Supersonic speed is the speed of an object that is faster than the speed of sound, measured at about 768 miles per hour at sea level. Supersonic speed is one of the four “regimes of flight” (subsonic, transonic, supersonic, hypersonic).

Aircraft speed is typically measured by its Mach number, which is velocity relative to speed of sound. Mach 1 is known as the speed of sound. Supersonic speeds usually range from Mach 1.2 to Mach 5!

What Is a Sonic Boom?

A sonic boom is a sound created when an object travels through the air at supersonic speed or faster. Sonic booms create a large amount of energy and sound like an explosion or clap. Bullet shots and whip cracks are well-known examples of small-scale sonic booms.

Supersonic flight over land is generally prohibited as sonic booms from large supersonic aircraft are incredibly powerful and can potentially awaken people or cause structural damage.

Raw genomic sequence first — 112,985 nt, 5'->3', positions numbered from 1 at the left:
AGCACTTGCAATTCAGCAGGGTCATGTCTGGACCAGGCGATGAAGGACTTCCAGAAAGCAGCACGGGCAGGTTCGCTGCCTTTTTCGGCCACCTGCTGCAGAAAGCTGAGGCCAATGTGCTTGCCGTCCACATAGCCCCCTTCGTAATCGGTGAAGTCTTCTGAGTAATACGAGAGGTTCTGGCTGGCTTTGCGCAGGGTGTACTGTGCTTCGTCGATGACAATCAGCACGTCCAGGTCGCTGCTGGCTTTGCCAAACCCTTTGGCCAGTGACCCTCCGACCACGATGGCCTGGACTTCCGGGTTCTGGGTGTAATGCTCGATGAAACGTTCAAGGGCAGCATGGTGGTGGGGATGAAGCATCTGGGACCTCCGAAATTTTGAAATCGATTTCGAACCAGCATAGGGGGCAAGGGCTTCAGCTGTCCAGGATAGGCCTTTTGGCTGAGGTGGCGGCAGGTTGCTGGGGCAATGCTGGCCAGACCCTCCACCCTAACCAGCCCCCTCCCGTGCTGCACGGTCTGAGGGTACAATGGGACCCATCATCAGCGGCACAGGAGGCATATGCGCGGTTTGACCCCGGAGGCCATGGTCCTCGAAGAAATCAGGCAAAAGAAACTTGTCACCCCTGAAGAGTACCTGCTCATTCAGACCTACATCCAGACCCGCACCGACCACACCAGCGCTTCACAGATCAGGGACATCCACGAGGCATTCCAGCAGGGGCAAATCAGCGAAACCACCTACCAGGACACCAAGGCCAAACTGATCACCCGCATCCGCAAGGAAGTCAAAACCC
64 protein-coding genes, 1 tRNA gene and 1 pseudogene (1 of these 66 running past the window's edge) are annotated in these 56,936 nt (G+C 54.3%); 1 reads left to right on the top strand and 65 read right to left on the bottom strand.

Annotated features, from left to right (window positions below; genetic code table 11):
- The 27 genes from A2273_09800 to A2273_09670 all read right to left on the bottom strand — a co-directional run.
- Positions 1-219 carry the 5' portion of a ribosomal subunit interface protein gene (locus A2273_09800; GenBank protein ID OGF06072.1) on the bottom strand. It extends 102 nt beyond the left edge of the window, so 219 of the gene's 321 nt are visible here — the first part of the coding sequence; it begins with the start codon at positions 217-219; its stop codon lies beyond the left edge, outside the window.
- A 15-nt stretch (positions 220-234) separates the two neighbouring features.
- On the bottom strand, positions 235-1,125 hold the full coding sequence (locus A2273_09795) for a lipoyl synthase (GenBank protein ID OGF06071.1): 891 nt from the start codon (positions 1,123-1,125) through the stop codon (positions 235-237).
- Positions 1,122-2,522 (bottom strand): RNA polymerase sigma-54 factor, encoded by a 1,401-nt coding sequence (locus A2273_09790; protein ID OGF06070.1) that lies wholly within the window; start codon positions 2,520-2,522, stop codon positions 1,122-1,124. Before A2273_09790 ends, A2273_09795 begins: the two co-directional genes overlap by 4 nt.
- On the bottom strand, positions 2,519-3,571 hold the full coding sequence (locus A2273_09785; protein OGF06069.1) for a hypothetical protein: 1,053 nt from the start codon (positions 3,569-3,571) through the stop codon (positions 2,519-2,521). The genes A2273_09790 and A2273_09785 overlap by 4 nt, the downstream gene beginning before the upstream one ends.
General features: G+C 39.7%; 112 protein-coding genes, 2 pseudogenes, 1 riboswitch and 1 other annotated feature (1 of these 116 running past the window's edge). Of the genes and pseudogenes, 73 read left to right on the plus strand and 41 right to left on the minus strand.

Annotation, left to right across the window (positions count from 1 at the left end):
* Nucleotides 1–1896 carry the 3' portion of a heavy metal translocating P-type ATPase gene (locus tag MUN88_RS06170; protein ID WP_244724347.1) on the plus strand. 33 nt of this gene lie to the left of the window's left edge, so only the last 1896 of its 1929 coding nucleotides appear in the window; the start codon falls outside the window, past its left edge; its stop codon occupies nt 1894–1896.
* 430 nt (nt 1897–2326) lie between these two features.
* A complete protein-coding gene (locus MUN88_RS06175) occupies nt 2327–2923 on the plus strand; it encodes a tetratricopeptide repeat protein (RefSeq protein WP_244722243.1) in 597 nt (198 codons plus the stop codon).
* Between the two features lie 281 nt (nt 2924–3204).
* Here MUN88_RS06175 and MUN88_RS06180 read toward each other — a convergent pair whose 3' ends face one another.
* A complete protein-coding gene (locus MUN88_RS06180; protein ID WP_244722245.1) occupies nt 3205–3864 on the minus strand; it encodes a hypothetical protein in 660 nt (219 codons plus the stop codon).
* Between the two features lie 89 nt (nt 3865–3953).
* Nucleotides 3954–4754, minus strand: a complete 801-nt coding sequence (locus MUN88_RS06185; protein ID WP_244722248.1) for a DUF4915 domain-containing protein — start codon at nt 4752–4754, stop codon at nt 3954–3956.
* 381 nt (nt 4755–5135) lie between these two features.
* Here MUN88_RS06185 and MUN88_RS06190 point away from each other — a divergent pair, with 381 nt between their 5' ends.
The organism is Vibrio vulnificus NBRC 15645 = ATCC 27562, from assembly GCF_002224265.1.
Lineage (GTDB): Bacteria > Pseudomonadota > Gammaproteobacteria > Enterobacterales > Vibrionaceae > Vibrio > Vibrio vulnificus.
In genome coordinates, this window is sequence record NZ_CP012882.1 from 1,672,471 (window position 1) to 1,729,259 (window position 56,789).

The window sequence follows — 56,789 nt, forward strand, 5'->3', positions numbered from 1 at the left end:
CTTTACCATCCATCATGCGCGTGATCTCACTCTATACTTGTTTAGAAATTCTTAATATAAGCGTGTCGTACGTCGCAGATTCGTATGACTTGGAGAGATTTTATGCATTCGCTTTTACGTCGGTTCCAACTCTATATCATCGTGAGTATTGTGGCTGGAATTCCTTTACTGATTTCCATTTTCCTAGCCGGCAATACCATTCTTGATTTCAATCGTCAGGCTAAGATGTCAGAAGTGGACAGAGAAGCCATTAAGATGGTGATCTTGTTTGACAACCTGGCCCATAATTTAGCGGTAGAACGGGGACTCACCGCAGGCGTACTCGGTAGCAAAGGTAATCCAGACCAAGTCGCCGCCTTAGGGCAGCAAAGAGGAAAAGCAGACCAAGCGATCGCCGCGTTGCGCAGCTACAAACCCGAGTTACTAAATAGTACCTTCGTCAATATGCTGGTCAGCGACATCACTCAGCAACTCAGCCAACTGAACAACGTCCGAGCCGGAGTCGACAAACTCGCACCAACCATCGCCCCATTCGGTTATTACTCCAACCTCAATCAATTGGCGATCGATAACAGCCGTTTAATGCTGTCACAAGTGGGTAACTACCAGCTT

Notably, a sonic boom does not occur when an object goes supersonic, and it does not emanate in all directions. Instead, sonic booms are continuous sounds (if energy is provided) that affect a conical region behind the traveling object.

Supersonic shockwave cone.svg

A visual representation of a sonic boom’s waves,
courtesy of Wikimedia Commons.

Uses of Supersonic Aircraft

A supersonic aircraft is any aircraft that can fly at supersonic speeds. The aerodynamics of supersonic flight are significantly different than subsonic flight. Sustained supersonic flight requires increased engine power and streamlined airframe design (hence the general slender look of most supersonic aircraft).

Nowadays, supersonic aircraft are used primarily for military or research purposes. However, there have been two examples of supersonic planes for civilian use as airliners, the Tupolev Tu-144 and the Concorde. The disruptive nature of supersonic flight prevents the use of supersonic aircraft in common flight environments above ground.

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